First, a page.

We were going home.
We'd just had a terrible fight with Norman.

Get me the police.

Jonathan, who was Mr. Bensinger?

He was a divorce attorney, Lieutenant.

He was known as the Alimony King.

He the one who made all that money...

getting the big settlement
for movie stars' wives.

-That's right.
-Here, Lieutenant.

-Thank you.
-Max, what are you doing here?

The Bensingers fired their houseman
last week.


So I had the evening off
and I came over here.

-No prints on the gun at all, Lieutenant.

Thank you.

Max, has anything been touched?
Everything just the way it is?

-Yes, sir.
-You're sure?


Max, was nobody here
but you and the Dodsons?

That's right.

Is there a Mrs. Bensinger?

She's up in San Francisco,
visiting her sister, who is ill.

She'll be back some time this evening.

I was supposed to pick her up at the airport
when I finished serving.

Just stick around.

Jonathan, how well do you know
the Dodsons?

We're old friends, Lieutenant.
And we're good friends.

Mike got the job with Bensinger through me.
Jennifer, my wife, introduced Gail to Mike.

-None of these people are murderers.
-Maybe not.

And maybe you've known them a long time
and maybe they are your good friends.

But I've got a dead body on my hands,
and I'm taking them all in.

Including your friend, Max.

Passengers for Lisbon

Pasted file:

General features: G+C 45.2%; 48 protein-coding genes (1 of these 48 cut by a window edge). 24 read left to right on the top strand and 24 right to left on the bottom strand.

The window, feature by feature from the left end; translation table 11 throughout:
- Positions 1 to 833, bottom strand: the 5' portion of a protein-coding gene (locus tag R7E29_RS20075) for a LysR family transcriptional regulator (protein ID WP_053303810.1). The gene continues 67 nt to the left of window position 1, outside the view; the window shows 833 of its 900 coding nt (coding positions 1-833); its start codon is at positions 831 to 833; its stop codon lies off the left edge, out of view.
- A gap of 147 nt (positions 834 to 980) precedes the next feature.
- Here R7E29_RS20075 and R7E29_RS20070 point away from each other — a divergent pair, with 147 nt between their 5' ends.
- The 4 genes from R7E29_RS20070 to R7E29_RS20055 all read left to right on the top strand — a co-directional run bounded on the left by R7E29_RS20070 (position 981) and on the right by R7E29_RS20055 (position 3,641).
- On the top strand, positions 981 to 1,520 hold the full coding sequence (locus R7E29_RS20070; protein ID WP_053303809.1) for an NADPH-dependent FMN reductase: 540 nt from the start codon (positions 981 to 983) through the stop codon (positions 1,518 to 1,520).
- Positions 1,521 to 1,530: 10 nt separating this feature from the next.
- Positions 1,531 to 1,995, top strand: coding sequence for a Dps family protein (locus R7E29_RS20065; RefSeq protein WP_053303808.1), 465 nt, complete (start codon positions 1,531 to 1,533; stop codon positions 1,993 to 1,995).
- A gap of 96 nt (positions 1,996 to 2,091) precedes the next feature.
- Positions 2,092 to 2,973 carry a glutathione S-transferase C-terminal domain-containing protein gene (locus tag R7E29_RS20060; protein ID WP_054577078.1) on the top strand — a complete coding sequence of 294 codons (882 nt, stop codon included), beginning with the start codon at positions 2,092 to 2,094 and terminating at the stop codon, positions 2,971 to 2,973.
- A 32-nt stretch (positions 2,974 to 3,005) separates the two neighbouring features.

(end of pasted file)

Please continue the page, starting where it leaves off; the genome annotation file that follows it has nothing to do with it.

may now board flight 116 at Gate 4.

Jonathan and Jennifer, I thought
the wonderful Max was meeting me.

Darling, let's go sit down
and get away from this crowd.

Why? What's wrong?


This is not easy to tell you.

Norman's been shot.

Oh, no.

Well, is he....

I'm sorry, Myra.

He's dead, Myra.

Oh, no....

Really, Myra,
it's better that you're staying here with us.

It's really so kind of you both
to do this for me.

Oh, Myra. It's our pleasure.

Are you sure
I can't make you anything to eat?

No, thank you. This is just fine.

Jennifer, you said that the Dodsons
and Norman had been arguing.

Was it something about the partnership,
or was it something else?

What else would it be?

Well, look, it's no good for me
to lie to you, is it?

You're both my friends.

Norman was a very powerful
and a very attractive man.

And it wasn't unusual for other women
to be fascinated by him.

But for the past few years,
Norman's been responding.

I learnt to live with it because I loved him.

Who were these other women?

Some time ago I found a letter that
Gail Dodson had written to Norman.


It was like something
a schoolgirl would write.

I don't actually know if they
were having an affair or not...

but if they weren't, it wasn't due to Gail.

-You both look shocked.
-That's because we are.

That's okay, Freeway. I know how you feel.

But Max will be okay. Yes.

-Oh, boy.
-Well, did you get Myra squared away?

Yeah. I don't think
she's gonna get much sleep.